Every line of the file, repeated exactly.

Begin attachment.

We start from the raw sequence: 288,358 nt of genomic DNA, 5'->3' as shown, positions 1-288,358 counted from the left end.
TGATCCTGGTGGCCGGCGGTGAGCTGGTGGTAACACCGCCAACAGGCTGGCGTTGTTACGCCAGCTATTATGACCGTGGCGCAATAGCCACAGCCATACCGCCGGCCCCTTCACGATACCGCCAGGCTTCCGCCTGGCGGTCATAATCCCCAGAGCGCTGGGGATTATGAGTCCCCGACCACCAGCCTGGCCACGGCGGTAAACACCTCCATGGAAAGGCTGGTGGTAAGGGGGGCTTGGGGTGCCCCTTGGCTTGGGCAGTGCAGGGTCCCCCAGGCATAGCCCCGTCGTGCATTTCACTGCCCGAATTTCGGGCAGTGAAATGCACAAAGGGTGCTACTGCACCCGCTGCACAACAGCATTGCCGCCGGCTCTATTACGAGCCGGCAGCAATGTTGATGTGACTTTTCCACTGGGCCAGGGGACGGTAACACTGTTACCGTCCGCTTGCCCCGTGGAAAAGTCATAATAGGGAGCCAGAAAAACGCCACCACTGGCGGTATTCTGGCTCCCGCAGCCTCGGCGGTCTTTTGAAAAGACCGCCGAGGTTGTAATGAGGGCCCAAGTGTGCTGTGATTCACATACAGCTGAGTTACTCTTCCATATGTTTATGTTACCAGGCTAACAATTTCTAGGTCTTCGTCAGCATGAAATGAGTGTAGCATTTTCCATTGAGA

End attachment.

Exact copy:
We start from the raw sequence: 288,358 nt of genomic DNA, 5'->3' as shown, positions 1-288,358 counted from the left end.
TGATCCTGGTGGCCGGCGGTGAGCTGGTGGTAACACCGCCAACAGGCTGGCGTTGTTACGCCAGCTATTATGACCGTGGCGCAATAGCCACAGCCATACCGCCGGCCCCTTCACGATACCGCCAGGCTTCCGCCTGGCGGTCATAATCCCCAGAGCGCTGGGGATTATGAGTCCCCGACCACCAGCCTGGCCACGGCGGTAAACACCTCCATGGAAAGGCTGGTGGTAAGGGGGGCTTGGGGTGCCCCTTGGCTTGGGCAGTGCAGGGTCCCCCAGGCATAGCCCCGTCGTGCATTTCACTGCCCGAATTTCGGGCAGTGAAATGCACAAAGGGTGCTACTGCACCCGCTGCACAACAGCATTGCCGCCGGCTCTATTACGAGCCGGCAGCAATGTTGATGTGACTTTTCCACTGGGCCAGGGGACGGTAACACTGTTACCGTCCGCTTGCCCCGTGGAAAAGTCATAATAGGGAGCCAGAAAAACGCCACCACTGGCGGTATTCTGGCTCCCGCAGCCTCGGCGGTCTTTTGAAAAGACCGCCGAGGTTGTAATGAGGGCCCAAGTGTGCTGTGATTCACATACAGCTGAGTTACTCTTCCATATGTTTATGTTACCAGGCTAACAATTTCTAGGTCTTCGTCAGCATGAAATGAGTGTAGCATTTTCCATTGAGA